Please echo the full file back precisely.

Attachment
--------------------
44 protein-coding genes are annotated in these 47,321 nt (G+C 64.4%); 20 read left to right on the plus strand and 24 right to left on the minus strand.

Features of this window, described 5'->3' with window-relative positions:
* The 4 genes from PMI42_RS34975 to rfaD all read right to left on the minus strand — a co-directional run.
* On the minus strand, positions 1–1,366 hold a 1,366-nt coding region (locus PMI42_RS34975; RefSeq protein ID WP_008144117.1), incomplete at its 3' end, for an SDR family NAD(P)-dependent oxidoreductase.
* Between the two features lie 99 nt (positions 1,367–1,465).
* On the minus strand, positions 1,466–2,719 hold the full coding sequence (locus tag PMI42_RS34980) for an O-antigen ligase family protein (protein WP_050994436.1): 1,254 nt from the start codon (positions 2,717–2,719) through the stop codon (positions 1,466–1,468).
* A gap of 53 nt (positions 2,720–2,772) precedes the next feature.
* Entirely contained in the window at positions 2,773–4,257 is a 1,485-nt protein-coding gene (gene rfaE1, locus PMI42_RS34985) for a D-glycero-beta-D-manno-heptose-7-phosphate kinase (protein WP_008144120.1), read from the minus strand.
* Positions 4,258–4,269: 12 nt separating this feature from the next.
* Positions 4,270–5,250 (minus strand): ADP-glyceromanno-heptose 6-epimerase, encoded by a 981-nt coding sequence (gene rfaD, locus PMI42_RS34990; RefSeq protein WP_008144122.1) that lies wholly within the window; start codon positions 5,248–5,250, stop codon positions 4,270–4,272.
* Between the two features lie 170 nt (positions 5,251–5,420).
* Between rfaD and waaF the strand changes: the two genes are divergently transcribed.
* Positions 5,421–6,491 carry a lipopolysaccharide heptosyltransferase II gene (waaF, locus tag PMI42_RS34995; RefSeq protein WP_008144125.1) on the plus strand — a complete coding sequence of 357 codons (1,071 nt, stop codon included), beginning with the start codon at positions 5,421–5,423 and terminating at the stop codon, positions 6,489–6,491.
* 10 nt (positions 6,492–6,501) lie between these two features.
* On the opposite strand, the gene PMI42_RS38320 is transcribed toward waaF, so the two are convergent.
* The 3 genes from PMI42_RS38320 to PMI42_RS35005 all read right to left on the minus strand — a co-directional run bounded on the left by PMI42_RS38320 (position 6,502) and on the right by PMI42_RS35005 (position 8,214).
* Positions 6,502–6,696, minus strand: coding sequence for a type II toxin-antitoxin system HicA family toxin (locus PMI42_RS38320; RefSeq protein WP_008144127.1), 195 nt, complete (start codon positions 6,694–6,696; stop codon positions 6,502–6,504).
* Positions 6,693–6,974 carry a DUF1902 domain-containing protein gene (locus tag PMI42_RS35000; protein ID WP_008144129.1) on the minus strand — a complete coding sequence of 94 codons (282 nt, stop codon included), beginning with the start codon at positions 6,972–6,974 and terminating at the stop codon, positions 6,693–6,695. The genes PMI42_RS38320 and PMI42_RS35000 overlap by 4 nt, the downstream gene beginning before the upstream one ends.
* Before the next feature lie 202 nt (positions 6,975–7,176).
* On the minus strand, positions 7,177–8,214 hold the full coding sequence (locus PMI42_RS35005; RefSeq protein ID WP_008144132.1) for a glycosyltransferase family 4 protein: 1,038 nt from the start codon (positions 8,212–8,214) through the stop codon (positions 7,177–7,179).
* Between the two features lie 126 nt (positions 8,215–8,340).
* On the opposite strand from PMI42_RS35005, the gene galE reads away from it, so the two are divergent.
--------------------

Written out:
44 protein-coding genes are annotated in these 47,321 nt (G+C 64.4%); 20 read left to right on the plus strand and 24 right to left on the minus strand.

Features of this window, described 5'->3' with window-relative positions:
* The 4 genes from PMI42_RS34975 to rfaD all read right to left on the minus strand — a co-directional run.
* On the minus strand, positions 1–1,366 hold a 1,366-nt coding region (locus PMI42_RS34975; RefSeq protein ID WP_008144117.1), incomplete at its 3' end, for an SDR family NAD(P)-dependent oxidoreductase.
* Between the two features lie 99 nt (positions 1,367–1,465).
* On the minus strand, positions 1,466–2,719 hold the full coding sequence (locus tag PMI42_RS34980) for an O-antigen ligase family protein (protein WP_050994436.1): 1,254 nt from the start codon (positions 2,717–2,719) through the stop codon (positions 1,466–1,468).
* A gap of 53 nt (positions 2,720–2,772) precedes the next feature.
* Entirely contained in the window at positions 2,773–4,257 is a 1,485-nt protein-coding gene (gene rfaE1, locus PMI42_RS34985) for a D-glycero-beta-D-manno-heptose-7-phosphate kinase (protein WP_008144120.1), read from the minus strand.
* Positions 4,258–4,269: 12 nt separating this feature from the next.
* Positions 4,270–5,250 (minus strand): ADP-glyceromanno-heptose 6-epimerase, encoded by a 981-nt coding sequence (gene rfaD, locus PMI42_RS34990; RefSeq protein WP_008144122.1) that lies wholly within the window; start codon positions 5,248–5,250, stop codon positions 4,270–4,272.
* Between the two features lie 170 nt (positions 5,251–5,420).
* Between rfaD and waaF the strand changes: the two genes are divergently transcribed.
* Positions 5,421–6,491 carry a lipopolysaccharide heptosyltransferase II gene (waaF, locus tag PMI42_RS34995; RefSeq protein WP_008144125.1) on the plus strand — a complete coding sequence of 357 codons (1,071 nt, stop codon included), beginning with the start codon at positions 5,421–5,423 and terminating at the stop codon, positions 6,489–6,491.
* 10 nt (positions 6,492–6,501) lie between these two features.
* On the opposite strand, the gene PMI42_RS38320 is transcribed toward waaF, so the two are convergent.
* The 3 genes from PMI42_RS38320 to PMI42_RS35005 all read right to left on the minus strand — a co-directional run bounded on the left by PMI42_RS38320 (position 6,502) and on the right by PMI42_RS35005 (position 8,214).
* Positions 6,502–6,696, minus strand: coding sequence for a type II toxin-antitoxin system HicA family toxin (locus PMI42_RS38320; RefSeq protein WP_008144127.1), 195 nt, complete (start codon positions 6,694–6,696; stop codon positions 6,502–6,504).
* Positions 6,693–6,974 carry a DUF1902 domain-containing protein gene (locus tag PMI42_RS35000; protein ID WP_008144129.1) on the minus strand — a complete coding sequence of 94 codons (282 nt, stop codon included), beginning with the start codon at positions 6,972–6,974 and terminating at the stop codon, positions 6,693–6,695. The genes PMI42_RS38320 and PMI42_RS35000 overlap by 4 nt, the downstream gene beginning before the upstream one ends.
* Before the next feature lie 202 nt (positions 6,975–7,176).
* On the minus strand, positions 7,177–8,214 hold the full coding sequence (locus PMI42_RS35005; RefSeq protein ID WP_008144132.1) for a glycosyltransferase family 4 protein: 1,038 nt from the start codon (positions 8,212–8,214) through the stop codon (positions 7,177–7,179).
* Between the two features lie 126 nt (positions 8,215–8,340).
* On the opposite strand from PMI42_RS35005, the gene galE reads away from it, so the two are divergent.